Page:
The original cowboys & outlaws of the Wild West are some of the most fantastic historical figures in American History.
Tough cowboys, strong and smart enough to thrive, always ready with a gun on their hip at all times, soon became the natural leaders in the Old West.
The stories of these famous cowboys, some champions and some villainous scum, shaped the legends of the Wild West…never to be forgotten.
Here are the 10 most famous cowboys, outlaws, & gunslingers of the Wild West:
Henry McCarty “Billy the Kid” (1859 – 1881)
Probably the most famous outlaw of the Wild West is Billy the kid. Infamous for being a deadly gunfighter, Billy the Kid bested and killed eight men before the age of 21.
An orphan at age 15, arrested the first time at 16, he fled to Arizona as an outlawed fugitive.
After the murder of a blacksmith in Arizona, Billy the Kid returned to New Mexico to join a band of cattle rustlers who called themselves “The Regulators”.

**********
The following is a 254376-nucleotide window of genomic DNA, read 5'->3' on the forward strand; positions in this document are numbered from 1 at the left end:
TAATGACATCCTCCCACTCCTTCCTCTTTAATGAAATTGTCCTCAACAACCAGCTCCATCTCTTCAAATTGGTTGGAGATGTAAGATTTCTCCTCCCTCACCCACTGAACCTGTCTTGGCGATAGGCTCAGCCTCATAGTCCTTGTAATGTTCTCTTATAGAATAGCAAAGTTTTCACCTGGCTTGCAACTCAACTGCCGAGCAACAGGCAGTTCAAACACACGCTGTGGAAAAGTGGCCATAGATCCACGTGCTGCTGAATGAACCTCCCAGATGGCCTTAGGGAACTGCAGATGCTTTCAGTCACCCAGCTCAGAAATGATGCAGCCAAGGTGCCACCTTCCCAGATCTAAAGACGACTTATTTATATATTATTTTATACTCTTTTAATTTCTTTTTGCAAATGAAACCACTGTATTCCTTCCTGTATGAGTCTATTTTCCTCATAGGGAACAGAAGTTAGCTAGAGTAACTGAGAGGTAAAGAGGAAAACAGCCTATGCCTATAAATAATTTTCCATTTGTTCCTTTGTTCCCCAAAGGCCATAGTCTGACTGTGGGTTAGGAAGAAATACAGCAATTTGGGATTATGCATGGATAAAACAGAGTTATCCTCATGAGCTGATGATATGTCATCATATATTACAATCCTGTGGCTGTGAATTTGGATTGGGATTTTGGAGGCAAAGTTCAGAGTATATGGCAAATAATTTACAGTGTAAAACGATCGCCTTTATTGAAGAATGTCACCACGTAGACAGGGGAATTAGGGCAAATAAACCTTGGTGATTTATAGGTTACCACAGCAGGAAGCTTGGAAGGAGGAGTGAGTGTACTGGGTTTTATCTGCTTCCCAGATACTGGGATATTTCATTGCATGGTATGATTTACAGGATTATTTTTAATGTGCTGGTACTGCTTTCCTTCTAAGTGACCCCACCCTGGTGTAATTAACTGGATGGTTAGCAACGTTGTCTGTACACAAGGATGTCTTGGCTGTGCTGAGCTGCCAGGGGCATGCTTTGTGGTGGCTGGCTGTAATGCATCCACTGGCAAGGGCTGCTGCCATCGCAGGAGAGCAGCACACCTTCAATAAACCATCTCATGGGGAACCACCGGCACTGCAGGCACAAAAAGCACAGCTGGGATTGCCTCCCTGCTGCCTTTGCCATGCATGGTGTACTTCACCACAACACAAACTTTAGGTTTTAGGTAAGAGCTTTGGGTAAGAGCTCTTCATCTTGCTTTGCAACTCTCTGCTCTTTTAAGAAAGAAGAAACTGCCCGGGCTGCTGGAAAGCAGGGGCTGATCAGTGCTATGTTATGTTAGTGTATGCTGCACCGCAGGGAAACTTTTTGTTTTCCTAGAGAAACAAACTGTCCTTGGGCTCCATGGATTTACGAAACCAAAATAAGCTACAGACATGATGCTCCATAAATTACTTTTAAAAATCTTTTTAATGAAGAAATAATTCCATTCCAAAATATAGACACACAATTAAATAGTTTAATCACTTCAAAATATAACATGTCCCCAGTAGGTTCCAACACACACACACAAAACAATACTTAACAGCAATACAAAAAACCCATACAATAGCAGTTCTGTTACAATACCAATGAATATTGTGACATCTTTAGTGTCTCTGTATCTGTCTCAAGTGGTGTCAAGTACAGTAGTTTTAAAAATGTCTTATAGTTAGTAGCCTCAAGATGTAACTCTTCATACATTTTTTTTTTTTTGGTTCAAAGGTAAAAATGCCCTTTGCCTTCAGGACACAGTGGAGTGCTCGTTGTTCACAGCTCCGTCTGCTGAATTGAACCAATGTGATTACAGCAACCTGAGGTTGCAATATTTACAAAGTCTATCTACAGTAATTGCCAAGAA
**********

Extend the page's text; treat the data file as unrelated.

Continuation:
News stories across the country publicized Billy the Kid and his murderous spree.
Sheriff Pat Garrett captured the Kid approximately one month after the New York Sun spotlighted his crimes. After trial, conviction, and a jailbreak before his hanging, the Kid was on the run again.
Garrett, however, was relentless in his track of the outlaw. Sheriff Garrett shot and killed Billy the Kid at Fort Sumner, at age 21, on July 14, 1881.
Pat Garrett (1850 – 1908)
Pat Garrett was a bartender, a customs agent, and most notably a tenacious American Old West lawman. Raised on a plantation in Louisiana, Garrett’s family lost everything in the American Civil War.
When Garrett killed his first man, a fellow Buffalo Hunter, he promptly turned himself in. The authorities declined to prosecute.
He then migrated to New Mexico, where he met his wife and settled into the life of a frontier cowboy and rancher.
Garrett was elected the Sheriff of Lincoln County, New Mexico. Shortly after, his encounters and tracking of notorious Wild West Outlaw Billy The Kid would begin.
After several misses, that resulted in the capture of other wanted outlaws, Pat Garrett tracked the Kid down at Fort Sumner in 1880 and took him to trial.
After Billy the Kid escaped jail, Pat Garrett resumed his track of the outlaw. Garrett concealed himself in the shadows of his quarry’s location.